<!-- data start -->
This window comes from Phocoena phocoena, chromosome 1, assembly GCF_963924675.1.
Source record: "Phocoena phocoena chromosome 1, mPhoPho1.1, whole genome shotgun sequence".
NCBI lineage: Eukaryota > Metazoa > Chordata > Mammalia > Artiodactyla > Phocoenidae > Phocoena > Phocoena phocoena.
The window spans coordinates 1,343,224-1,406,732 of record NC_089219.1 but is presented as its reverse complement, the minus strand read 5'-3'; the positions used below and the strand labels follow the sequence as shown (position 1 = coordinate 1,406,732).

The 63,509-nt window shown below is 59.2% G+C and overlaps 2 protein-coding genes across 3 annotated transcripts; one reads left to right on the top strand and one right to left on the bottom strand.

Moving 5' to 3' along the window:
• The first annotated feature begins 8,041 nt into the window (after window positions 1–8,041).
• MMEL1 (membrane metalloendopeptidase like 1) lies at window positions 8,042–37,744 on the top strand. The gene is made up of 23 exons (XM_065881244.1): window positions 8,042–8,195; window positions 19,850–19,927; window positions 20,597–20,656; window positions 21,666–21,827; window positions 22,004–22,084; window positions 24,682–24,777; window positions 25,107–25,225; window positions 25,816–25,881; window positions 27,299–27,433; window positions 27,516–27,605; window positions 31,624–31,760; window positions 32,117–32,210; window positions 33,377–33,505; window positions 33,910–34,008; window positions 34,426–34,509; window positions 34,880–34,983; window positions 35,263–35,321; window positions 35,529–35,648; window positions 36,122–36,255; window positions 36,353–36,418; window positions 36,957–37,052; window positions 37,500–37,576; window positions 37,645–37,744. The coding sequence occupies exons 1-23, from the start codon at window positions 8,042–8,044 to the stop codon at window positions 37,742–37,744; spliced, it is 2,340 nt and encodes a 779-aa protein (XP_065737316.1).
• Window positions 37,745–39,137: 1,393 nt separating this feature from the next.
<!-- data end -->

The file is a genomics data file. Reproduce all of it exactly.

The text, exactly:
This window comes from Phocoena phocoena, chromosome 1, assembly GCF_963924675.1.
Source record: "Phocoena phocoena chromosome 1, mPhoPho1.1, whole genome shotgun sequence".
NCBI lineage: Eukaryota > Metazoa > Chordata > Mammalia > Artiodactyla > Phocoenidae > Phocoena > Phocoena phocoena.
The window spans coordinates 1,343,224-1,406,732 of record NC_089219.1 but is presented as its reverse complement, the minus strand read 5'-3'; the positions used below and the strand labels follow the sequence as shown (position 1 = coordinate 1,406,732).

The 63,509-nt window shown below is 59.2% G+C and overlaps 2 protein-coding genes across 3 annotated transcripts; one reads left to right on the top strand and one right to left on the bottom strand.

Moving 5' to 3' along the window:
• The first annotated feature begins 8,041 nt into the window (after window positions 1–8,041).
• MMEL1 (membrane metalloendopeptidase like 1) lies at window positions 8,042–37,744 on the top strand. The gene is made up of 23 exons (XM_065881244.1): window positions 8,042–8,195; window positions 19,850–19,927; window positions 20,597–20,656; window positions 21,666–21,827; window positions 22,004–22,084; window positions 24,682–24,777; window positions 25,107–25,225; window positions 25,816–25,881; window positions 27,299–27,433; window positions 27,516–27,605; window positions 31,624–31,760; window positions 32,117–32,210; window positions 33,377–33,505; window positions 33,910–34,008; window positions 34,426–34,509; window positions 34,880–34,983; window positions 35,263–35,321; window positions 35,529–35,648; window positions 36,122–36,255; window positions 36,353–36,418; window positions 36,957–37,052; window positions 37,500–37,576; window positions 37,645–37,744. The coding sequence occupies exons 1-23, from the start codon at window positions 8,042–8,044 to the stop codon at window positions 37,742–37,744; spliced, it is 2,340 nt and encodes a 779-aa protein (XP_065737316.1).
• Window positions 37,745–39,137: 1,393 nt separating this feature from the next.